I have taken a lot of pictures and I'd like to see where they were taken on a map. I also don't want to have to upload those pictures to a server or download some software.
I've developed a simple tool called Photo geolocation which is a small client-side application. It uses leaflet to display the images on an OpenStreetMap map. The EXIF image metadata is extracted from the image by reading the image data using exif.js. From the EXIF image metadata we extract the GPS coordinates, which are then used to place a pin on the map at the appropriate location. It is possible to click on the pin to see what picture was taken at the provided location.
To use the tool, simply go to the website and drag and drop your images on the page. The images will be read by your browser, the EXIF image metadata read directly by the browser (nothing being sent to a server). The images with GPS coordinates will have a pin displayed on the map at the location they were taken, while those that do not have GPS coordinates will be simply logged to the browser console and not displayed.
I write a lot of articles and I want them to be understood by most people. How do I use the most common language possible?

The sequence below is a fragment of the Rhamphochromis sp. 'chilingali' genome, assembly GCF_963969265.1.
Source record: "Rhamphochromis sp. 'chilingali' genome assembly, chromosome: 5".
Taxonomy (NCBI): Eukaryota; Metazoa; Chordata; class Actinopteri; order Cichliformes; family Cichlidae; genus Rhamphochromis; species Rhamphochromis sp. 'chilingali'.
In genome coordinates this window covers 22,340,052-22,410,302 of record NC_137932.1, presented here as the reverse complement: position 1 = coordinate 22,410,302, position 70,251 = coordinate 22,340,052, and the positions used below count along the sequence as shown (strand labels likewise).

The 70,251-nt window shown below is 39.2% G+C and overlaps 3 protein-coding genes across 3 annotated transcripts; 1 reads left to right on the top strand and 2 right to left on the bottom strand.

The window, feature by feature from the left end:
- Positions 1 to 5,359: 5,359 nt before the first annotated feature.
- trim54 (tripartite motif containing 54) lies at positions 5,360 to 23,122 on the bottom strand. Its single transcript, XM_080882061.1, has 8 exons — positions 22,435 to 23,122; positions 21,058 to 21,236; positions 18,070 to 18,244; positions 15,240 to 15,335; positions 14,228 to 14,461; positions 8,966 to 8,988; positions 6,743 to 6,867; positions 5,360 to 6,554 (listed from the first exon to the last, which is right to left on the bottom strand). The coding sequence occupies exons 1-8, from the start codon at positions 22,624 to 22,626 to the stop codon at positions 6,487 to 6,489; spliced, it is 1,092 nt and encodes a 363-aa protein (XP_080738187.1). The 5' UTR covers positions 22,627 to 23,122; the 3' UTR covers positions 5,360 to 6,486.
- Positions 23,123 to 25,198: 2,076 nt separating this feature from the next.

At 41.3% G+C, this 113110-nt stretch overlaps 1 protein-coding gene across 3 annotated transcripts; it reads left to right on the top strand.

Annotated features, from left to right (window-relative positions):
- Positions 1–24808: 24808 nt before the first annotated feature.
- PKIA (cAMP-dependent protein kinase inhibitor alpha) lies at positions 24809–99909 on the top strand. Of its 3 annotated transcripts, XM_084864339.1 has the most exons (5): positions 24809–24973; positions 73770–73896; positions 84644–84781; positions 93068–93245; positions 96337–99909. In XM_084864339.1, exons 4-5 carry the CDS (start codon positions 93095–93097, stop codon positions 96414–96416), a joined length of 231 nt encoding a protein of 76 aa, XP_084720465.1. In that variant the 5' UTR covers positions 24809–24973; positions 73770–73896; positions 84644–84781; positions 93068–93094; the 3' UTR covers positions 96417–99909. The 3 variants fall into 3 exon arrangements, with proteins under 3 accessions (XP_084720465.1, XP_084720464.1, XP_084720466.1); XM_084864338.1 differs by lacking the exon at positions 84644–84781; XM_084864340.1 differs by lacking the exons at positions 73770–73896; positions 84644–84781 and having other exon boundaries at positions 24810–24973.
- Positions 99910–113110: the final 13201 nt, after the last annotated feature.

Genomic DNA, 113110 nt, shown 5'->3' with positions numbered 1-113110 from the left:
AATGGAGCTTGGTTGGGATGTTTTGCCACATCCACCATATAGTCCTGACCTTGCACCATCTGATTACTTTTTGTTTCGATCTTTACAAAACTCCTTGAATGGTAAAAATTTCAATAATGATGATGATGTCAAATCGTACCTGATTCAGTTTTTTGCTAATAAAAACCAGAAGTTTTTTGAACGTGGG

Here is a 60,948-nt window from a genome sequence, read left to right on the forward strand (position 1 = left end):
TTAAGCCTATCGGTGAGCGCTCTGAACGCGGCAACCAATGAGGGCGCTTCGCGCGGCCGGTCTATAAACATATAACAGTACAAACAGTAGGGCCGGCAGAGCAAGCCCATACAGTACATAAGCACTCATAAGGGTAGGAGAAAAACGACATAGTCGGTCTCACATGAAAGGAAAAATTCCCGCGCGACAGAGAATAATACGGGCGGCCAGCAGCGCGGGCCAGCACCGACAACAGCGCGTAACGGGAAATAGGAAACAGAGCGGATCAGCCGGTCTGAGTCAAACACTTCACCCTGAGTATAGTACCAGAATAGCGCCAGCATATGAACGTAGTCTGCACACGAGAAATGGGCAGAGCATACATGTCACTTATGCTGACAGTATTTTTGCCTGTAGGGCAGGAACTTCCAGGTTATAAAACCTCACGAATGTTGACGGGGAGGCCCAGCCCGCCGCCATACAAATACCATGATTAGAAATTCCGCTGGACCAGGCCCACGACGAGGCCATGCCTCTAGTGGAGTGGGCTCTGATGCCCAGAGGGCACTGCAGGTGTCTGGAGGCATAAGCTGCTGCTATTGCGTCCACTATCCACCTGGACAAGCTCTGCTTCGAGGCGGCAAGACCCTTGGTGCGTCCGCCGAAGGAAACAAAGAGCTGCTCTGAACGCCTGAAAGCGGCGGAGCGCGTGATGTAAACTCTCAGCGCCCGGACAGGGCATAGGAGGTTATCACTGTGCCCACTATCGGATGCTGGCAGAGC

My approach is to write whatever I want to write about using whatever language I come up with first. Then I use a tool I've developed which I've called the vocabulary gradient. It is a very simple tool where you will generally copy and paste the article you've written and look at the result of the analysis. The tool uses a word frequency list as specified in the README.md. This list was built using the Project Gutenberg library, which makes the word frequency list a bit outdated.
The report generated by the tool presents the minimum, average, maximum and standard deviation of the index of the words used in the text you provided. Those numbers give you a rough overview of the difficulty of your text based on word frequency alone. The lower your average and maximum is, the simpler the article should be to understand An histogram is also generated, where the bins are based again on the index of the word in the frequency list. Finally, the provided text is rendered with each word index as a subscript. Words that are unknown are highlighted in yellow, while words for which the index is high are shaded with a darker shade of gray as their index increases.
With this information in hand, you can spot the words that have high word frequency indexes and try to replace them with lower index words.